In an initial public offering (IPO), a private company "goes public," making its stock available to investors to buy on a stock exchange or over-the-counter market.
IPO stock can be a very valuable investment, and other times investors lose a lot of money. Learn about the benefits and downsides of investing in IPO stock and how to evaluate your investment.
What Is an Initial Public Offering (IPO)?
A private company that offers its shares of stock to the general public is said to be making an initial public offering. To prepare for an IPO, the company will register with the U.S. Securities and Exchange Commission (SEC), file important paperwork, and typically list on a major exchange, such as the New York Stock Exchange or Nasdaq. To invest in an IPO, individual investors can purchase shares as they become available on the public market.
The Benefits of Buying IPO Stock
Buying IPO stock can be appealing. A block of common stock bought during an initial public offering has the potential to deliver huge capital gains decades down the line. Even just the annual dividend income of a highly successful company can exceed the original investment amount, given a few decades' time.
Your investment provides capital to the economy, enabling companies that provide real goods and services to grow and expand. Learning how to buy IPO stock can lead to very attractive results when conditions are right.
Consider the value of a share of Coca-Cola purchased when the company went public. The company's initial public offering set the price of a share at $40 in 1919. More than 100 years (and many stock splits) later, an investor who bought one share in 1919 would now hold 9,216 shares. Valued at $49 per share, which was the 52-week average closing price for Coca-Cola stock as of May 7, 2021, that original investment would have grown to be worth $452,313—not counting dividends.
The Downsides of IPO Investing
The biggest downside for the IPO investors is dealing with volatile price fluctuations. It can be hard to stay invested when the value of your shares plummets.
Many stockholders don't stay calm when prices tumble. Rather than valuing the business and buying accordingly, they look to the market to inform them. However, in doing so, they fail to understand the difference between intrinsic value and price.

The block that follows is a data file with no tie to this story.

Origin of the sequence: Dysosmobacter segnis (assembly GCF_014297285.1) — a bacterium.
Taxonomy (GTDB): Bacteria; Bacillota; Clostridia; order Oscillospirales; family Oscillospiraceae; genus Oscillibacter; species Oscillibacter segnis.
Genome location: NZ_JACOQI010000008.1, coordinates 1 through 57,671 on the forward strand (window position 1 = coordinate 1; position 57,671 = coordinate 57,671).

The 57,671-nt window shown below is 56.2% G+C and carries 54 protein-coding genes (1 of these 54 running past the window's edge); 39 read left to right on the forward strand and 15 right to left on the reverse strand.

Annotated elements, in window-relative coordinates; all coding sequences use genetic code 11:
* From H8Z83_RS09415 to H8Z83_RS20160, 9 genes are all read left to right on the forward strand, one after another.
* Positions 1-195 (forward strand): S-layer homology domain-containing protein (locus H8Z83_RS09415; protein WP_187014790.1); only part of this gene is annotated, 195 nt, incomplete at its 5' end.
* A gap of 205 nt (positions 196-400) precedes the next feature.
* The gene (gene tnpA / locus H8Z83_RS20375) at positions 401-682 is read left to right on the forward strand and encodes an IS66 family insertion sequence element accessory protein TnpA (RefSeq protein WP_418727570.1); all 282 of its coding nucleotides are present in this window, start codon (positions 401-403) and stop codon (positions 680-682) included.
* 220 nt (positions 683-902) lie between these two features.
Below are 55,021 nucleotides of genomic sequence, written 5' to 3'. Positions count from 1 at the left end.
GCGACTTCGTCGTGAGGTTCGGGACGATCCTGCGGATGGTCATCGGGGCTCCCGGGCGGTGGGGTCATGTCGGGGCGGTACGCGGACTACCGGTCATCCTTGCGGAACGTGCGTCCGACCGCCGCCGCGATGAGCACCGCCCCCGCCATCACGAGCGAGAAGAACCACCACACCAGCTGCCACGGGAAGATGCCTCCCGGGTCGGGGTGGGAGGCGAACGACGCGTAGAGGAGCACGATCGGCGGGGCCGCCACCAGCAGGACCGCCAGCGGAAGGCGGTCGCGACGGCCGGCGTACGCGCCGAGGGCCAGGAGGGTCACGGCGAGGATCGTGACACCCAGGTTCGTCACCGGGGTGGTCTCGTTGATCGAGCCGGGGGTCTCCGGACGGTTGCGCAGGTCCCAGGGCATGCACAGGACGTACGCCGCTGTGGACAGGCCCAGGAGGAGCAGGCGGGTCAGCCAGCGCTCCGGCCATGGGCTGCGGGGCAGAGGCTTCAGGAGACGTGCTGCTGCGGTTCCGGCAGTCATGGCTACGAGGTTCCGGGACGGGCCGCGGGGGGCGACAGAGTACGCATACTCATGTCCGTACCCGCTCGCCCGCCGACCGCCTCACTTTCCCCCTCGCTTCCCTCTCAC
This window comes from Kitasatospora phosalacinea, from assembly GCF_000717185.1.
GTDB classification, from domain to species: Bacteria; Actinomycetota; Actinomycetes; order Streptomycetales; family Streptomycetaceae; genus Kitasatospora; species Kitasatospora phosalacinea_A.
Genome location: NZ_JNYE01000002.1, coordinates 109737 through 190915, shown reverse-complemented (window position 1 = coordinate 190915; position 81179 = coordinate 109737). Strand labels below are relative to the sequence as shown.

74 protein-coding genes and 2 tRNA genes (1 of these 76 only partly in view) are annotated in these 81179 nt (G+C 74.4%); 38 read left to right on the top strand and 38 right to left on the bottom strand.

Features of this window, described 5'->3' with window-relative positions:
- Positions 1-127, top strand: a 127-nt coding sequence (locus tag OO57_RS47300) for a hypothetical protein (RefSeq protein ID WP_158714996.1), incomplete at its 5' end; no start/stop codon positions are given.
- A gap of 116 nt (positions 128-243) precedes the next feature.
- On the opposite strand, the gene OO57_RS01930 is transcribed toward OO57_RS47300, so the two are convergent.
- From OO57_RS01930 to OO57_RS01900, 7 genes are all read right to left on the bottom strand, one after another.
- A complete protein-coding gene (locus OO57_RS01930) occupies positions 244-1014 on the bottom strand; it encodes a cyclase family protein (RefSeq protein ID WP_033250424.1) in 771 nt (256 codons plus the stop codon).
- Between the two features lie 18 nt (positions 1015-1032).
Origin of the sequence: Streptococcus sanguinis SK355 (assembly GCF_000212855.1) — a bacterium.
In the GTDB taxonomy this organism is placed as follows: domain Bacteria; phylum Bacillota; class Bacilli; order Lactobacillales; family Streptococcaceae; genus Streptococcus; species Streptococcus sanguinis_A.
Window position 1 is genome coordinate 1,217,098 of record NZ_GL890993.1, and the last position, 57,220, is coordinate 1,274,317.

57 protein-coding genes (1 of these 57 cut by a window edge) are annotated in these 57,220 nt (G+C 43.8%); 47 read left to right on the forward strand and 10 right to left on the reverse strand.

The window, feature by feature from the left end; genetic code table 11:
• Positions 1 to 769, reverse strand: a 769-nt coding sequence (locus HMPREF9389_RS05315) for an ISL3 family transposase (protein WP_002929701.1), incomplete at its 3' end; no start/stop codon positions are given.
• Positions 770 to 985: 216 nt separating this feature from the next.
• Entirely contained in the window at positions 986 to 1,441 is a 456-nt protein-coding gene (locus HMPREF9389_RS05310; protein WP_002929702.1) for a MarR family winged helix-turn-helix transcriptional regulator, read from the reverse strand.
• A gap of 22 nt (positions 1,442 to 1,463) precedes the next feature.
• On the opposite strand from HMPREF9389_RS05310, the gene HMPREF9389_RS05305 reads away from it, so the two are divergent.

Not all IPOs have a happy ending. Consider Webvan, a dot-com-era grocery delivery company. In business for just three years after its IPO in 1999, Webvan lost hundreds of millions of dollars. Investors who bought in at $26 a share at the IPO (and saw growth of 58 percent the first day) and continued to hold would eventually see their shares fall to just 6 cents apiece as the company filed for bankruptcy in 2001.
The Classical Value-Investing View of IPO Investing
Benjamin Graham, the father of value investing, recommended in his book The Intelligent Investor that investors steer clear of all initial public offerings. The reason? During an IPO, the previous owners are attempting to raise capital at a premium price, which offers little chance for buying your stake at a discount.
Instead, he argued, wait for some hiccup in the business, which will cause the stock price to collapse within a few years and give an opportunity to load up on shares at a discount.
Graham’s position is one of conservative, disciplined safety. It lessens your risk of getting burned, and the average investor will likely be well served in the long run by adhering to that principle.
How to Evaluate Buying an IPO Stock
If you've decided on buying IPO stock, be sure to consider the strengths of the business itself. Ask yourself a few key questions:
- If this business does not grow at a high enough rate to justify its price, what is the likely reason? What are the probabilities of those failures occurring?
- What are the competitive moats that protect the business? Are there patents, trademarks, key executives, or some other unique factor protecting it?
- What is stopping some other firm from coming in and destroying the attractive economics?
Consider also your personal level of comfort with the business and how it is run:
- Would you be comfortable owning this business if the stock market were to close for the next five, 10, or 25 years? In other words, is this business model and the company's financial foundation sustainable? Or is obsolescence as a result of technological advancement or lack of sufficient capital a possibility?
- If the stock falls by 50 percent due to short-term problems in the business, will you be able to continue holding your shares without any emotional response?
Do your due diligence on the company and its prospects before plunking down capital. It may be difficult to do, as the company likely hasn't made a good deal of financial information public to that point, but it's crucial to your success.
The Bottom Line
The odds are stacked against you when it comes to a successful investment in an IPO. IPOs, as a class, do not perform very well relative to the market. Often, they're already priced to perfection.
Before you invest, figure out what it is you are looking for. Consider that you may need to wait patiently, perhaps even for years, for the right opportunity at the right time. Sometimes that opportunity occurs at an IPO, but more often than not, it will require discipline, timing, and research.